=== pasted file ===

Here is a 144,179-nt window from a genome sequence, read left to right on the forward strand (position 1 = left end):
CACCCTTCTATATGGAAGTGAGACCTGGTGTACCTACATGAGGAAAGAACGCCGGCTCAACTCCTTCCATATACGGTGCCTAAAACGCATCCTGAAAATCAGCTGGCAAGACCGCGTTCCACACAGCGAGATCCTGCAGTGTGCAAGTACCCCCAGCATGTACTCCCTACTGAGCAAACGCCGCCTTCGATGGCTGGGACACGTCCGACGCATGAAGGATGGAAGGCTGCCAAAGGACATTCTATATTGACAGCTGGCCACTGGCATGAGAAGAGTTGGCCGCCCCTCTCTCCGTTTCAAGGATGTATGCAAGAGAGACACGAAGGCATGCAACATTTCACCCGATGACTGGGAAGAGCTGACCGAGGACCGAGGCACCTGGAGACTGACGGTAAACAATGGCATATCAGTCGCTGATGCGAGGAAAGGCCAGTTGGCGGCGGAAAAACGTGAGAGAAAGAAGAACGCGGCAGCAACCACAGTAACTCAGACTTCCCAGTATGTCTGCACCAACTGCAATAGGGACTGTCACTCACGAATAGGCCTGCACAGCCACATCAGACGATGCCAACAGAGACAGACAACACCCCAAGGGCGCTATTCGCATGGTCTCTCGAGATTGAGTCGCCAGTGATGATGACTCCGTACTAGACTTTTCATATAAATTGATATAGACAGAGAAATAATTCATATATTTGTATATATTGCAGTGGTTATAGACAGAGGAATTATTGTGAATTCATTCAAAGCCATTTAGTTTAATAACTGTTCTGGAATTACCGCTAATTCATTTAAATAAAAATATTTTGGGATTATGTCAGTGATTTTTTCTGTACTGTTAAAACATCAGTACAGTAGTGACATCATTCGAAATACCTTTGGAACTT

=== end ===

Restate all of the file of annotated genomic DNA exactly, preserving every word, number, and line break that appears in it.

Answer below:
Here is a 144,179-nt window from a genome sequence, read left to right on the forward strand (position 1 = left end):
CACCCTTCTATATGGAAGTGAGACCTGGTGTACCTACATGAGGAAAGAACGCCGGCTCAACTCCTTCCATATACGGTGCCTAAAACGCATCCTGAAAATCAGCTGGCAAGACCGCGTTCCACACAGCGAGATCCTGCAGTGTGCAAGTACCCCCAGCATGTACTCCCTACTGAGCAAACGCCGCCTTCGATGGCTGGGACACGTCCGACGCATGAAGGATGGAAGGCTGCCAAAGGACATTCTATATTGACAGCTGGCCACTGGCATGAGAAGAGTTGGCCGCCCCTCTCTCCGTTTCAAGGATGTATGCAAGAGAGACACGAAGGCATGCAACATTTCACCCGATGACTGGGAAGAGCTGACCGAGGACCGAGGCACCTGGAGACTGACGGTAAACAATGGCATATCAGTCGCTGATGCGAGGAAAGGCCAGTTGGCGGCGGAAAAACGTGAGAGAAAGAAGAACGCGGCAGCAACCACAGTAACTCAGACTTCCCAGTATGTCTGCACCAACTGCAATAGGGACTGTCACTCACGAATAGGCCTGCACAGCCACATCAGACGATGCCAACAGAGACAGACAACACCCCAAGGGCGCTATTCGCATGGTCTCTCGAGATTGAGTCGCCAGTGATGATGACTCCGTACTAGACTTTTCATATAAATTGATATAGACAGAGAAATAATTCATATATTTGTATATATTGCAGTGGTTATAGACAGAGGAATTATTGTGAATTCATTCAAAGCCATTTAGTTTAATAACTGTTCTGGAATTACCGCTAATTCATTTAAATAAAAATATTTTGGGATTATGTCAGTGATTTTTTCTGTACTGTTAAAACATCAGTACAGTAGTGACATCATTCGAAATACCTTTGGAACTT